From powered carriages to modern automobiles, the design of the suspension system has always been to keep the occupants of the motorized vehicle reasonably comfortable and safe, while providing isolation from road noise, bumps, and vibrations. Of course, the main combatants in the quest to satisfy the intended audience of the suspension are the components of a suspension system-namely the springs, shocks, and various linkages (like control arms). As the audience for a production car is the intended target market for that specific vehicle, the automakers do the best job they can to design a suspension for that market. Given the parameters of a "dependent suspension," like the live-axle in the Fourth Gen F-bodies, GM worked to produce a variety of tuned suspensions deemed "cost effective," either for a general audience looking for a smoother ride (such as the V-6 base model) or for enthusiasts looking to maximize the handling characteristics of the car (the 1LE package). After being released to the public, the Fourth Gen F-body has attracted quite a following among enthusiasts for its abilities to excel in various forms of competition, including both road and drag racing. Fortunately for enthusiasts, a seemingly endless assortment of aftermarket equipment is available so that the car can be properly fortified for its intended purpose. To that end, one small start-up company was formed in 1998, and later joined forces with Thunder Racing to fill a market niche for expertise in drag-racing chassis and suspension setups.
According to Brian Jeffery, founder of Madman & Co. Racing-and aptly named "Madman" for his high-energy style-"Our shop serves a wide range of race cars, including specialty built spec series racers such as Pro-Mods. But our reputation has been built up by doing custom suspension work and consulting on drag race-bound F-bodies. Getting F-bodies to hook at the strip and maximize their traction to ultimately lower 60-foot and quarter-mile times provided a market foothold that has allowed us to develop our own hand-built products that take the platform deep into the 8s." Many times, an enthusiast hears about or personally sees Jeffery helping out a customer or enthusiast who is battling suspension issues at a strip. He states, "In a lot of cases, an enthusiast doesn't have the suspension background necessary to know what combination of parts and suspension setup will work in order to get the car to hook up properly at the strip. Generally, only after having thrown the whole gamut of popular bolt-on suspension parts at the car and only marginally getting better will someone finally realize they need help and call to discuss suspension setups and what we offer. In addition to F-body specific parts like the Outlaw torque arm, the most important commodity I can provide is technical advice on what will and will not work in order to get the cars to hook."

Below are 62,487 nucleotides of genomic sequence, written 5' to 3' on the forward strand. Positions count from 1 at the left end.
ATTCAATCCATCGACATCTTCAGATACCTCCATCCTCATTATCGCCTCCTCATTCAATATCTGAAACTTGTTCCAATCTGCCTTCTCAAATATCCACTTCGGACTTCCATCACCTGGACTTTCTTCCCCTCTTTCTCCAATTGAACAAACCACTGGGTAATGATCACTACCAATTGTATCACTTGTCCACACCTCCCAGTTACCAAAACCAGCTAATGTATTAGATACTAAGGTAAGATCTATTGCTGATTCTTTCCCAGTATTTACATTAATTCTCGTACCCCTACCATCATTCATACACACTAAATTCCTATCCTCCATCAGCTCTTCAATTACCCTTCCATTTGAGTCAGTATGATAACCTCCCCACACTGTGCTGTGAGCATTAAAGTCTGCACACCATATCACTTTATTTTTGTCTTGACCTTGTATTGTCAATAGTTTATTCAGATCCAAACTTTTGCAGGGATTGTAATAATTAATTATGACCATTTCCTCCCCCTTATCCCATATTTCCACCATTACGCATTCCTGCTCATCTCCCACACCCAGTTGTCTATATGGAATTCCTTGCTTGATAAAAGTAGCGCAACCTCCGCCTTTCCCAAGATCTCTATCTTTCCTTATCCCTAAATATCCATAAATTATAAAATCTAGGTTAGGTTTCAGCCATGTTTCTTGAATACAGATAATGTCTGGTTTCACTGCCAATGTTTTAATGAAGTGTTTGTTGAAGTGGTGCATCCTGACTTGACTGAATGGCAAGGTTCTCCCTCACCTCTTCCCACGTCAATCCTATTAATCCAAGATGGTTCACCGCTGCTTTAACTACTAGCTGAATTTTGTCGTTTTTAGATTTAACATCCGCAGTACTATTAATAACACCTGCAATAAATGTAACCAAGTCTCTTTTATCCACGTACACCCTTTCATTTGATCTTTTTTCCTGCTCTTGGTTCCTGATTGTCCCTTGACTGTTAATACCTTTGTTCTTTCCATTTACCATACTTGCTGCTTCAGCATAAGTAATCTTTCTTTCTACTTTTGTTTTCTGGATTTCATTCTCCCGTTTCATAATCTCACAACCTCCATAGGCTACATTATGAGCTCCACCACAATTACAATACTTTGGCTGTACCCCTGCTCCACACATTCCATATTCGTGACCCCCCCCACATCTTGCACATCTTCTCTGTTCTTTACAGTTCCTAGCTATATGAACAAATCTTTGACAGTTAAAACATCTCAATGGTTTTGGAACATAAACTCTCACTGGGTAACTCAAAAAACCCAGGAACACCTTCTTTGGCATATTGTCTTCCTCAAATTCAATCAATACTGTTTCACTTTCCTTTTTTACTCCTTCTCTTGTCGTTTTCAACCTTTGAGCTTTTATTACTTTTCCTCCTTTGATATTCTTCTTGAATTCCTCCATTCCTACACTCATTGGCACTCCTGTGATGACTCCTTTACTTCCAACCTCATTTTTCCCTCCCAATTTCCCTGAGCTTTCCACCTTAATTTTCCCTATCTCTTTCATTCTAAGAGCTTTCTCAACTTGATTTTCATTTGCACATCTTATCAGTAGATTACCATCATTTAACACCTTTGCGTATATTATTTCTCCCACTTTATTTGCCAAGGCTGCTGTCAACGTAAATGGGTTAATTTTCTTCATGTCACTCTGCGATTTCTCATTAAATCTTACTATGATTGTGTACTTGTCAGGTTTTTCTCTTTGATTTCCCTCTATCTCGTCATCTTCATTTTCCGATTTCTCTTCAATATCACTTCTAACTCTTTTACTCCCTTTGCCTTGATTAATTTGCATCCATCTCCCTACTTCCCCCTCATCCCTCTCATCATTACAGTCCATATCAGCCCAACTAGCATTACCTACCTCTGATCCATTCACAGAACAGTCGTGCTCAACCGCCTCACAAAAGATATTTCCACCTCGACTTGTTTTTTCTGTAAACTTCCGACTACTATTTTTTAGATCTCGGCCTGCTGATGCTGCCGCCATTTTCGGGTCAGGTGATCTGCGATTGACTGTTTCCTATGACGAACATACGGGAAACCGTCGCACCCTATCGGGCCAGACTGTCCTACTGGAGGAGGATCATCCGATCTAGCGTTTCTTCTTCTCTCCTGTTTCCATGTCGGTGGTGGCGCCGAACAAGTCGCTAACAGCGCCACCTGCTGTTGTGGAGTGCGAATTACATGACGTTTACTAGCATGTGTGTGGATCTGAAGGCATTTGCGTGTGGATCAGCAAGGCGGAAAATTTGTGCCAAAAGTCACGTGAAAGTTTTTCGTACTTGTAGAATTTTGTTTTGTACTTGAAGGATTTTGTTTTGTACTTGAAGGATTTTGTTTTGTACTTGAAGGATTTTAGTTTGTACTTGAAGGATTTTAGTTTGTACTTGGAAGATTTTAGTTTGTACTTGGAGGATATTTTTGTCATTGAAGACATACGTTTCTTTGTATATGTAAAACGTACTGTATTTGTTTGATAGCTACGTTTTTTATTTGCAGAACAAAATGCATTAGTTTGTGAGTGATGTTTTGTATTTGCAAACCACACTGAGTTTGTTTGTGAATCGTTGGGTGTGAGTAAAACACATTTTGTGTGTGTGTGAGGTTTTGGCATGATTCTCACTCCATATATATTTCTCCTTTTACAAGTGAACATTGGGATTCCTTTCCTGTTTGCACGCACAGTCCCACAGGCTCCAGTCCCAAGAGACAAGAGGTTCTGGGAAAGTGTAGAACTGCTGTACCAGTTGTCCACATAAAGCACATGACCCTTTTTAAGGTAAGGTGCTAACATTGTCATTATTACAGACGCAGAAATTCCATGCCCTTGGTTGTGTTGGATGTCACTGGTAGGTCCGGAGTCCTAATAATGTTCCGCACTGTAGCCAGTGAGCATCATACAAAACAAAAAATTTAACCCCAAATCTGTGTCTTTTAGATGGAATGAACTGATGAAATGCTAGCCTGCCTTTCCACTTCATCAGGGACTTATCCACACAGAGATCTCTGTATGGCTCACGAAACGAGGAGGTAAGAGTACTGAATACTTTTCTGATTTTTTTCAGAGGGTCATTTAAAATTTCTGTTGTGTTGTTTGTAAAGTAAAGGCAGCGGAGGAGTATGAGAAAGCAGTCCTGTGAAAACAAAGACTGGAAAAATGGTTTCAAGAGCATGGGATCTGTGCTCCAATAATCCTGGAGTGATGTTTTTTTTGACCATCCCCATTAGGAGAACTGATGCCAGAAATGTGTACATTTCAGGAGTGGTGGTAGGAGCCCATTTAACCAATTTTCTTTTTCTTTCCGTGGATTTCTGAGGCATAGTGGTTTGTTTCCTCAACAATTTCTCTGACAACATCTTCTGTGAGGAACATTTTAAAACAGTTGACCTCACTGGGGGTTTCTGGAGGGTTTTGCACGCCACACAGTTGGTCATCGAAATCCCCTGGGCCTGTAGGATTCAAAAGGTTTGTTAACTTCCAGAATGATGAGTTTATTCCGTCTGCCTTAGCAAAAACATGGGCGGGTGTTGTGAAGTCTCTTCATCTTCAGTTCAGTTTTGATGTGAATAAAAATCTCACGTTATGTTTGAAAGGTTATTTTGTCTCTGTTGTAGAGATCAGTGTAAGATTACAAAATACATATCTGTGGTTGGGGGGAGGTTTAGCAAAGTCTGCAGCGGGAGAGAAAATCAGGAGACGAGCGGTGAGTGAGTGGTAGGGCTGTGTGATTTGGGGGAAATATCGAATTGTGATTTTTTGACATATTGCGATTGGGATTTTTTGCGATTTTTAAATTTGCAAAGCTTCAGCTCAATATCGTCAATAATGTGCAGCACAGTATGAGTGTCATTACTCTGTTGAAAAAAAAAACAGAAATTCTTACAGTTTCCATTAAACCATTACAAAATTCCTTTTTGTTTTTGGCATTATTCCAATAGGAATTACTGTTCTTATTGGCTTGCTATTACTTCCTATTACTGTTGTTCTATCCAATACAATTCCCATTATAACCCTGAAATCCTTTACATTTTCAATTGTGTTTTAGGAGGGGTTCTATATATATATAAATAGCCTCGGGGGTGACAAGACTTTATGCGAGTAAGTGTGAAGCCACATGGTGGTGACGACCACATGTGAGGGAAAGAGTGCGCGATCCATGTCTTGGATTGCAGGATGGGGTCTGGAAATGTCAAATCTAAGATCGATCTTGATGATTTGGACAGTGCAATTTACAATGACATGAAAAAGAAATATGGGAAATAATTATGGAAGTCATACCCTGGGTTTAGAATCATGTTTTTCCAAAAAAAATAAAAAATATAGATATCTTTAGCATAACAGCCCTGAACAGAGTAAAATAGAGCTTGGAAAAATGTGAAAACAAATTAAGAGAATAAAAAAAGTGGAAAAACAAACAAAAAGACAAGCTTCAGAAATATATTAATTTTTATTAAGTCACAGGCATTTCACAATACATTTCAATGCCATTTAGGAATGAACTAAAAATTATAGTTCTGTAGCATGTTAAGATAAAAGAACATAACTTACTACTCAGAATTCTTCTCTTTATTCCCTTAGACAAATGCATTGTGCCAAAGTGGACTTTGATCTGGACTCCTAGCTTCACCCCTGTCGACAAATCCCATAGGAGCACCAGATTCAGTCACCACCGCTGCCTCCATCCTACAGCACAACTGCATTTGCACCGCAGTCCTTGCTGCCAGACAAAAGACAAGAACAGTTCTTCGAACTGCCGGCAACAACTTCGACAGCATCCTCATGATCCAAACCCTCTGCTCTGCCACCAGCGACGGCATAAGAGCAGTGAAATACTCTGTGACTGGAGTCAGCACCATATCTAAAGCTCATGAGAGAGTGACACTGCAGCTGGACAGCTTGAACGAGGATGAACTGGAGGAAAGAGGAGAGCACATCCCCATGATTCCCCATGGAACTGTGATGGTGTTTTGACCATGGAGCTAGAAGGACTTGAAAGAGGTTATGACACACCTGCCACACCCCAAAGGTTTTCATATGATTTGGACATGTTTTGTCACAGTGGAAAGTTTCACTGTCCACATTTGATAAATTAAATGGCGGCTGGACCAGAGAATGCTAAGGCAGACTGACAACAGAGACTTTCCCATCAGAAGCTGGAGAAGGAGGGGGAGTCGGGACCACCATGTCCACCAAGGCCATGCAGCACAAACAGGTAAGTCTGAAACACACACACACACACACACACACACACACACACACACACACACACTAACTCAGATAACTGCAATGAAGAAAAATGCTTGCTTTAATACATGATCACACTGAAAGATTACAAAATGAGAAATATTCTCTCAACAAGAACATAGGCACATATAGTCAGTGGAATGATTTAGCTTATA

With formal training at Jerry Bickel's chassis fabrication school, plus the Roy Hill chassis and crew chief schools, Jeffery has been crafting his trade for a few decades. Past accomplishments include being the "clutch" technician on Roy Hill's '96 IHRA Pro-Stock Championship team, and suspension work on numerous F-bodies, including past and present F-body record holders Joe Overton and Rick Intrau.
Follow along as GMHTP takes you inside the Thunder Racing/Madman & Co. Racing chassis shop, and transforms a 9-second Firebird from a bolt-on car into a purpose-built street and drag racing leviathan. Equipped with a Madman-built twin-turbo LT1, the '96 Trans Am of Ohamar Berry will be baselined in its current state and then equipped with a full Madman suspension. Then it will be subjected to the strip again in order to document the differences in 60-foot times, and, just as importantly, the logic behind each suspension change to dramatically reduce the short times.
In baseline form, the '96...
In baseline form, the '96 Trans Am was set up for street duty, utilizing a typical assortment of high-quality aftermarket suspension pieces. Coilover springs and adjustable shocks provide the dampening, while the suspension utilizes a full-length transmission-mounted torque arm, lower control arms, and an aftermarket Panhard bar and rear sway bar. In addition to weld-in subframe connectors (to provide chassis strengthening), the car has a six-point rollcage.
Installation of the new suspension...
Installation of the new suspension components begins by disconnecting the negative lead on the battery, and getting the car elevated on a lift. Typical installation labor is generally around 8 hours on a stock-type suspension with an aftermarket rear. Both shop labor and technical assistance is $70 per hour. The driveshaft is then removed by unbolting the four 3/8-inch nuts and U-bolt clamps, holding the U-joint to the rearend yoke with a 9/16-inch wrench. Once removed, the U-joint bearing caps are taped in place, and the driveshaft is carefully slipped back out of the transmission tailshaft and stored.